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Let's Go Buy Some LuckPublished September 2, 2008
Businessmen in India have found a new way to make money: they hire gamblers to win it for them. Is this a good investment, or are these gamblers just taking the wealthy for a ride?
India, with its booming population, fairly high levels of literacy and education, and rapidly expanding middle class, is the great beneficiary of the western world's outsourcing, a trend made possible by the internet's revolution in communications. A lot of Indian businessmen have gotten very rich providing white collar labour to the US and Western Europe. And now, like the rich always do, they're looking for a good investment.
Some of them think they've found it. They're hiring jockeys. No, not horse jockeys (although they will invest in racehorses); they're hiring gambling jockeys. These are professional gamblers, folks who make their living at card tables, by knowing when to hold ‘em and knowing when to fold ‘em.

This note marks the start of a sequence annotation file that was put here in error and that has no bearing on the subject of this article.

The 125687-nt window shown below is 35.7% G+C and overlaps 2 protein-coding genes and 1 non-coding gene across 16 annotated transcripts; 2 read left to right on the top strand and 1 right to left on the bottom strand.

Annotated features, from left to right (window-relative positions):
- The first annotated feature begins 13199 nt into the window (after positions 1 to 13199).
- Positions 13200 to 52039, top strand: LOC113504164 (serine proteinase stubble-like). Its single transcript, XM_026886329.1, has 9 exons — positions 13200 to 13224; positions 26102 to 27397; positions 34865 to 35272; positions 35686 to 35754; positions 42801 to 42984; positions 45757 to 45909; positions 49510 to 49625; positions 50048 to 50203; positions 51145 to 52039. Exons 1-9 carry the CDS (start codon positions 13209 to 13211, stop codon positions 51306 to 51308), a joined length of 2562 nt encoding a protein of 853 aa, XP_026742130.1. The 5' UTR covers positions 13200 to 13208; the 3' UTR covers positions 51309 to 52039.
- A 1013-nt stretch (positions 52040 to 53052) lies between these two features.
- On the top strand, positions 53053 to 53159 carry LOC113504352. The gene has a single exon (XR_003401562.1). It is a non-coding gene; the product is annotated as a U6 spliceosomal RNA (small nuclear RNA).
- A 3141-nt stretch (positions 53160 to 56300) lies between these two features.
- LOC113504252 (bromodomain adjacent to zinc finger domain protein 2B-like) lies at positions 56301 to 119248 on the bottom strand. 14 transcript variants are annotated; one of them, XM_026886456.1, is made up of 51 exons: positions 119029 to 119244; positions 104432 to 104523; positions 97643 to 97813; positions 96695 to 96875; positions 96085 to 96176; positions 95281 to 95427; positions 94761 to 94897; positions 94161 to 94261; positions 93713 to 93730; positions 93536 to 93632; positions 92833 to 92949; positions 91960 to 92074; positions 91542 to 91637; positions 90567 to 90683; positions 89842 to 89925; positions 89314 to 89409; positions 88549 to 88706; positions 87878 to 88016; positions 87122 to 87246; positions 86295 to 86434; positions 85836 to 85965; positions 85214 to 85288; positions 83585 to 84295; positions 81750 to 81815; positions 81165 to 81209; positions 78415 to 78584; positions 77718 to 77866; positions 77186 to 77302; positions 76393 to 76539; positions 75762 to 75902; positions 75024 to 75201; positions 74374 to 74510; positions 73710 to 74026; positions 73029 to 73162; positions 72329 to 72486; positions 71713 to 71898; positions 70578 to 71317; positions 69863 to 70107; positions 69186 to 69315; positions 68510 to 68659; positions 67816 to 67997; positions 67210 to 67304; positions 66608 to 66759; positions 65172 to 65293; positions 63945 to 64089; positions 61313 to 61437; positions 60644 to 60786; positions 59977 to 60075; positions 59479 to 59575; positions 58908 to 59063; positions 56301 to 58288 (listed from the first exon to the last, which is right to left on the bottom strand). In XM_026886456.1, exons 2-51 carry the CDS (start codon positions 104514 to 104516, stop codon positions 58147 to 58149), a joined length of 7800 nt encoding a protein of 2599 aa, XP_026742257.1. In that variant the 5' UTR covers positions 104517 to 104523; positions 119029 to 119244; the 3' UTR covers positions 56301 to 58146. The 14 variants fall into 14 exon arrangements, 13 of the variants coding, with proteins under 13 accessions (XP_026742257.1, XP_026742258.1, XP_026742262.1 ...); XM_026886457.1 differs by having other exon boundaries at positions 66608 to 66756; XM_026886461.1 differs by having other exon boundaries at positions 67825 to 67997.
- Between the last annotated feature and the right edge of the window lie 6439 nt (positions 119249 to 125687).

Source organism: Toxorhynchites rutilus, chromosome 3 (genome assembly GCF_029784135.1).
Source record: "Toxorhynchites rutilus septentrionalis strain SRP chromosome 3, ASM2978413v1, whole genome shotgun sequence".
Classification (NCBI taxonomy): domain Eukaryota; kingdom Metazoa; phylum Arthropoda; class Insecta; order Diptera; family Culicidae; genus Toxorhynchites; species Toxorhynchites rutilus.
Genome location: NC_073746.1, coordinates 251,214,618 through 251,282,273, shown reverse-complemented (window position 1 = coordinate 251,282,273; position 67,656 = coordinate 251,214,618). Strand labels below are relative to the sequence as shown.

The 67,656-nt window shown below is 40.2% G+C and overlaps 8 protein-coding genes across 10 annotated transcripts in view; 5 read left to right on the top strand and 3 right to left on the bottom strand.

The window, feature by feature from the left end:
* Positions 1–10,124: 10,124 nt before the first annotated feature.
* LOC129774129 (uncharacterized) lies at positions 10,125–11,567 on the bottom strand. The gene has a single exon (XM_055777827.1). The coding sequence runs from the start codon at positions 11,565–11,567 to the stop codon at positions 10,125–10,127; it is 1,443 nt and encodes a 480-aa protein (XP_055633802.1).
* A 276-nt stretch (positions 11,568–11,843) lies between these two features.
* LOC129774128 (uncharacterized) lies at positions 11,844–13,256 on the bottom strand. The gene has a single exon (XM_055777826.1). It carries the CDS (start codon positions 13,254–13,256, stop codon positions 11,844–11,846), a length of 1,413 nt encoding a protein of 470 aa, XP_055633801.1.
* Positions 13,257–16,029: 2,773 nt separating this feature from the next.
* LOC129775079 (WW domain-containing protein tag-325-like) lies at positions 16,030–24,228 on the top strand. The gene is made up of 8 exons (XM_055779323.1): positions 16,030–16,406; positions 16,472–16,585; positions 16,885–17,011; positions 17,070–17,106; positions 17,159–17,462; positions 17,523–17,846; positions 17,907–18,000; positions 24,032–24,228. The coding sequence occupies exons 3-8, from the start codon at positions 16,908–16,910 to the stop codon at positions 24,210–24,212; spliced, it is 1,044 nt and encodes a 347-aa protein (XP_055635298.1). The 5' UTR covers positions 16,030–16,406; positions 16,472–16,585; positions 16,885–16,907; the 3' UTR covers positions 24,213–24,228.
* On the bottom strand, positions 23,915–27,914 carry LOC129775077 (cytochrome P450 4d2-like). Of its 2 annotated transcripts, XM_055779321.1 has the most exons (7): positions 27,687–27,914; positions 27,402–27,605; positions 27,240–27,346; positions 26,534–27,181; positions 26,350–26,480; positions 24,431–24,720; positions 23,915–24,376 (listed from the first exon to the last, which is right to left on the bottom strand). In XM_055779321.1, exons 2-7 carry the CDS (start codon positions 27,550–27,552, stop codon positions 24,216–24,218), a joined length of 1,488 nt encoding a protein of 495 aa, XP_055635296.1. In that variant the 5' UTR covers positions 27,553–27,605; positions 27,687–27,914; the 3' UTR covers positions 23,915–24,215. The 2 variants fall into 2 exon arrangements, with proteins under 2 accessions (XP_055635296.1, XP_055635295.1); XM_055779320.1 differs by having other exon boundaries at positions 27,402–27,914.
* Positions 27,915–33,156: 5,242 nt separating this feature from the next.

In Hindi culture, games of chance are not frowned upon, but as in the West, they do require more than just luck. A good gambler needs to know how read faces, how to follow the game, and how to calculate (or at least intuit) the odds in his head, on his feet. Professional gamblers in Gujarat State have begun hiring themselves out to wealthy businessmen, especially the nouveau riche, who are looking for an investment.
Terms and conditions
The gamblers ask that the patron provide the initial stake and additional chips when necessary. In return, the "investor" gets to keep 80% to 90% of the gambler's profits. If he loses, he loses. The patron is out the stake, and the gambler is out nothing (although if he loses too many times, he may have trouble finding backers).
Win and win
In some ways, it's not a bad deal for either party. The gambler can play without personal exposure, and if he's good, he'll earn some daily bread. The investor buys himself a better chance at the games. From the investor's point of view, win or lose, it's a winning proposition.
So here's the question: would you invest your money in a gambler?